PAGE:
The Chanukiah the author lit in her apartment in college.
The Chanukiah the author lit in her apartment in college.

Rachel Lanis writes about her Jewish journey and observance.

As a Jew I was always taught that there were three levels of observance (Reform, Conservative and Orthodox). In my early life, I thought of myself as a Conservative Jew, as my mom called us. Growing up, I went to a Jewish day school, and I learned the Hebrew blessings and the Jewish customs and the meaning behind them, and I would go home and talk about them with my family to the best of an 8-year-old’s knowledge. 

Rachel Lanis
Rachel Lanis Anna Frenkel Photography

I was excited to have a Passover seder and remember being 7 years old and making my entire family sit for the full length of the seder as I read from the Haggadah. I remember their faces as they watched me read the Hebrew words that were very unfamiliar to them, and I watched them beaming, like adults often do when they are proud of their kids. 

I remember being so excited about Jewish customs and holidays and thinking that all Jews ate fruit on Tu b’Shevat and lit the candles on Friday nights, or at least aspired to. After I graduated from Jewish day school at 13 and went to a public high school, I was in for a big reality check. I realized that in our fast-paced world, every Jew has their own level of observance. Each far too varied to simply categorize under one name, such as Reform or Orthodox.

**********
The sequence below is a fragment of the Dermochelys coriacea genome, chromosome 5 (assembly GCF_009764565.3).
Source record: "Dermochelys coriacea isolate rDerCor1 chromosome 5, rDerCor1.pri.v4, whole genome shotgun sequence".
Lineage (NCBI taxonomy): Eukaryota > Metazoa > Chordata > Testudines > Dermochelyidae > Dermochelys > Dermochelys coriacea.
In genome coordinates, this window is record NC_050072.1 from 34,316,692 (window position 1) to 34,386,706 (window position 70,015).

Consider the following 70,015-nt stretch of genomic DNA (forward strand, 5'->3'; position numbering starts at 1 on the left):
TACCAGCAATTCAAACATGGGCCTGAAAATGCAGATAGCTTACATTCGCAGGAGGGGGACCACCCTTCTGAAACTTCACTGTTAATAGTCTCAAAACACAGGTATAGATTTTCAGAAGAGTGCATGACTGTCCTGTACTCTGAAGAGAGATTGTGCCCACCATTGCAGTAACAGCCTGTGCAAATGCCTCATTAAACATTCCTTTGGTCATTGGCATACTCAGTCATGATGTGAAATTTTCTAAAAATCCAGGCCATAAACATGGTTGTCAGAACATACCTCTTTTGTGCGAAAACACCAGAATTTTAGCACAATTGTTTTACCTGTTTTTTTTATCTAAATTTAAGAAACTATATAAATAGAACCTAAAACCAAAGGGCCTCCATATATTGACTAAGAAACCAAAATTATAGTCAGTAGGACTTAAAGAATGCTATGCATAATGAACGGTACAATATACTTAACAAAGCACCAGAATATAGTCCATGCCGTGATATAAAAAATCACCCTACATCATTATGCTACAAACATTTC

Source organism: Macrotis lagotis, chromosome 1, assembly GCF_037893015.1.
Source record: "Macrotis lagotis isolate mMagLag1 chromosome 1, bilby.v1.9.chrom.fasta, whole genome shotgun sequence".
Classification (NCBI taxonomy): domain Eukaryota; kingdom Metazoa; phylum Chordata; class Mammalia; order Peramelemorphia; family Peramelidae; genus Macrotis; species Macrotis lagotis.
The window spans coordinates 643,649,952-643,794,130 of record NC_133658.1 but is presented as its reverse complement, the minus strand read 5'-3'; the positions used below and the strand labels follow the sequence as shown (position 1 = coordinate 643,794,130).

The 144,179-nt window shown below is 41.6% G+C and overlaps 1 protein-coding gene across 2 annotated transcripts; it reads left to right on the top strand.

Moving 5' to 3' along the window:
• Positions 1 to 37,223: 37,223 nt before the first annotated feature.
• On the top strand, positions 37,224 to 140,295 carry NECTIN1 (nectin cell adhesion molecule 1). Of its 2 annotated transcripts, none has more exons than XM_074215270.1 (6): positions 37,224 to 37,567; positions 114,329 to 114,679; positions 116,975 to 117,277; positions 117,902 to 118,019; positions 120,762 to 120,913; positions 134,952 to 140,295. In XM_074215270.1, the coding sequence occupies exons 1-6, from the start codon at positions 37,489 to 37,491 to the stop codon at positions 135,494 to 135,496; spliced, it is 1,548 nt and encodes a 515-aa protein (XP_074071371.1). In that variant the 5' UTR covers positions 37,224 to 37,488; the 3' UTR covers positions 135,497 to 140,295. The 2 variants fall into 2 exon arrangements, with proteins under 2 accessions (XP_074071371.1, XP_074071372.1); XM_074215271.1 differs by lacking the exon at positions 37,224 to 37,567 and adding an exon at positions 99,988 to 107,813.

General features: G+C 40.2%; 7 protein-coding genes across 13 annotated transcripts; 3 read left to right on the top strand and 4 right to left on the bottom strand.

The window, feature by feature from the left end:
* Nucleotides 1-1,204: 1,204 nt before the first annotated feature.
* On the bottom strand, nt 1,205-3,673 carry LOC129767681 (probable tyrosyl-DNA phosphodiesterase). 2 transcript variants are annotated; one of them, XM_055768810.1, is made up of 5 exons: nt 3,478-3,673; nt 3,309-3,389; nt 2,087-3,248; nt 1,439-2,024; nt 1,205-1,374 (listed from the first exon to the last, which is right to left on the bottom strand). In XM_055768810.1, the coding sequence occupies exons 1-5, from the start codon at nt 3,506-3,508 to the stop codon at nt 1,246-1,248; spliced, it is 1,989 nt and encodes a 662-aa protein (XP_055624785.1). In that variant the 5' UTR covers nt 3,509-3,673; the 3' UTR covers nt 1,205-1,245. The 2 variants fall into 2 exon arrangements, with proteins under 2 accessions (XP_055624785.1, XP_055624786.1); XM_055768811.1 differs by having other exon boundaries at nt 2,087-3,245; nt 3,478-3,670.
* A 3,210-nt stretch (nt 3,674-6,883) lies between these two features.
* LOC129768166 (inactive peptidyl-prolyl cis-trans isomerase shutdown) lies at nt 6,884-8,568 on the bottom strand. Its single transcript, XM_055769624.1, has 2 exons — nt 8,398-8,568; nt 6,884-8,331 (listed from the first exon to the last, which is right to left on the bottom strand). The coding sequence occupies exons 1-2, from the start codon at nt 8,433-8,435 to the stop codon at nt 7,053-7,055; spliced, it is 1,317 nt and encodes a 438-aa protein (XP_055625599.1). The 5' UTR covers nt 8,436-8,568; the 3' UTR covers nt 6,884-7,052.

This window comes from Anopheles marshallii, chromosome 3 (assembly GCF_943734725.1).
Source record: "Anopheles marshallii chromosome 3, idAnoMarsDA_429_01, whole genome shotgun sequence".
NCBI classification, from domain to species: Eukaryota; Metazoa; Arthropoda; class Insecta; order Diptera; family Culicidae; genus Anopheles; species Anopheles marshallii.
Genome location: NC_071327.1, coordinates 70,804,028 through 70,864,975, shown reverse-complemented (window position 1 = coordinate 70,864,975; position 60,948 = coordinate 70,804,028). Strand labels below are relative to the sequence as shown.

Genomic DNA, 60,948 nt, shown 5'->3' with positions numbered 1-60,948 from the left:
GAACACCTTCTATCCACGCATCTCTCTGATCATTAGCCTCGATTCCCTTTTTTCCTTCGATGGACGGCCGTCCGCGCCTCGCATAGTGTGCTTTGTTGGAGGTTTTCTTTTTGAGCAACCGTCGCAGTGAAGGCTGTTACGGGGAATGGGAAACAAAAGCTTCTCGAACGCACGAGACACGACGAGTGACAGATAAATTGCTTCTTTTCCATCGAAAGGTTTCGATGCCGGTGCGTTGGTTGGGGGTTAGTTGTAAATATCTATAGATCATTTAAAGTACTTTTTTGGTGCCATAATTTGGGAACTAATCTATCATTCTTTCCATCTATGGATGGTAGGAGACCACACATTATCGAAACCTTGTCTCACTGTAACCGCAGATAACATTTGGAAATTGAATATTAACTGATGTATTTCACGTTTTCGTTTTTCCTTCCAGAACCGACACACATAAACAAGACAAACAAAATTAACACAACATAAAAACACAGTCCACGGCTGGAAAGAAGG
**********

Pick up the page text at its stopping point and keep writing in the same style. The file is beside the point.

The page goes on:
Finding My Path

I set out to find the right level of observance for myself, and that has been more of a challenge than I thought it would be. I have had many interesting, humorous and jaw-dropping experiences along the way.

In high school, like many other teenagers, I wanted to fit in. I ate pepperoni pizza at lunch, and I ate shellfish at seafood restaurants. I would go to see a movie whenever I had the chance and never passed up an opportunity to do something with a friend, no matter what day of the week it was. I would celebrate the Jewish holidays at home with my family, but sometimes I would forget about a custom or two because I was studying for AP U.S. history or going to the mall with a friend.

Occasionally, a non-Jewish friend would ask me a question about a Jewish holiday, and I would rack my brain and try to remember what I learned in school and how to answer that question. I was sometimes left wondering, how do I represent my religion to someone who knows nothing about it, and do I even represent it at all? Then, I went away to college and moved into a dorm, and something changed in me.

A Change of Heart

Maybe it was being far away from home that made me miss lighting the candles every Friday, which were not even allowed in my dorm. Or maybe it was the need to find what I stood for when everyone else seemed to already have it figured out.  

My freshman year of college I found myself wanting to become more religious. That year I started with the small commitment of not eating pork and trying to avoid mixing meat and dairy. It was challenging, but not impossible in my dining hall with a wide variety of choices. Then, I stopped eating shellfish and decided to go to the shul on my college campus for the High Holidays. It was right around the block from a fraternity village, and I recall seeing a football match take place in the front yard of a fraternity house as I was going to a Shabbat dinner.